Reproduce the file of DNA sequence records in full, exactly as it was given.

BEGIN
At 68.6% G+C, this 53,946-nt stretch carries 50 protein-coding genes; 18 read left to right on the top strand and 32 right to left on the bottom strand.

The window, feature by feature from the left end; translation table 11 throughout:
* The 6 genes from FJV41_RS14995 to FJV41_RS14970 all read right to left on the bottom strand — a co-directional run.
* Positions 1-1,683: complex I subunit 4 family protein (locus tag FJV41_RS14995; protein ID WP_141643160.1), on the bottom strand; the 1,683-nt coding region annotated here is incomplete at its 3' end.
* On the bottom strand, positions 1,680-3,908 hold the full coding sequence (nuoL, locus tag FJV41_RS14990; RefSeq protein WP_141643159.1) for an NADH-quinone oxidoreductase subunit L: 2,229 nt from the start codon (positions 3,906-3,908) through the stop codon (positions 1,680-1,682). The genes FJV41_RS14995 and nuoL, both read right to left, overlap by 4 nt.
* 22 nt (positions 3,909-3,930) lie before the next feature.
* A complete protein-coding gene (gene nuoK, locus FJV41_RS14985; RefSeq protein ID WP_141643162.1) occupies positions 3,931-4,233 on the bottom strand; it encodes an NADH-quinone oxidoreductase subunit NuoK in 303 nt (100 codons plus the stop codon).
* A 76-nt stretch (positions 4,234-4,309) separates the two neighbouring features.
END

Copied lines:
At 68.6% G+C, this 53,946-nt stretch carries 50 protein-coding genes; 18 read left to right on the top strand and 32 right to left on the bottom strand.

The window, feature by feature from the left end; translation table 11 throughout:
* The 6 genes from FJV41_RS14995 to FJV41_RS14970 all read right to left on the bottom strand — a co-directional run.
* Positions 1-1,683: complex I subunit 4 family protein (locus tag FJV41_RS14995; protein ID WP_141643160.1), on the bottom strand; the 1,683-nt coding region annotated here is incomplete at its 3' end.
* On the bottom strand, positions 1,680-3,908 hold the full coding sequence (nuoL, locus tag FJV41_RS14990; RefSeq protein WP_141643159.1) for an NADH-quinone oxidoreductase subunit L: 2,229 nt from the start codon (positions 3,906-3,908) through the stop codon (positions 1,680-1,682). The genes FJV41_RS14995 and nuoL, both read right to left, overlap by 4 nt.
* 22 nt (positions 3,909-3,930) lie before the next feature.
* A complete protein-coding gene (gene nuoK, locus FJV41_RS14985; RefSeq protein ID WP_141643162.1) occupies positions 3,931-4,233 on the bottom strand; it encodes an NADH-quinone oxidoreductase subunit NuoK in 303 nt (100 codons plus the stop codon).
* A 76-nt stretch (positions 4,234-4,309) separates the two neighbouring features.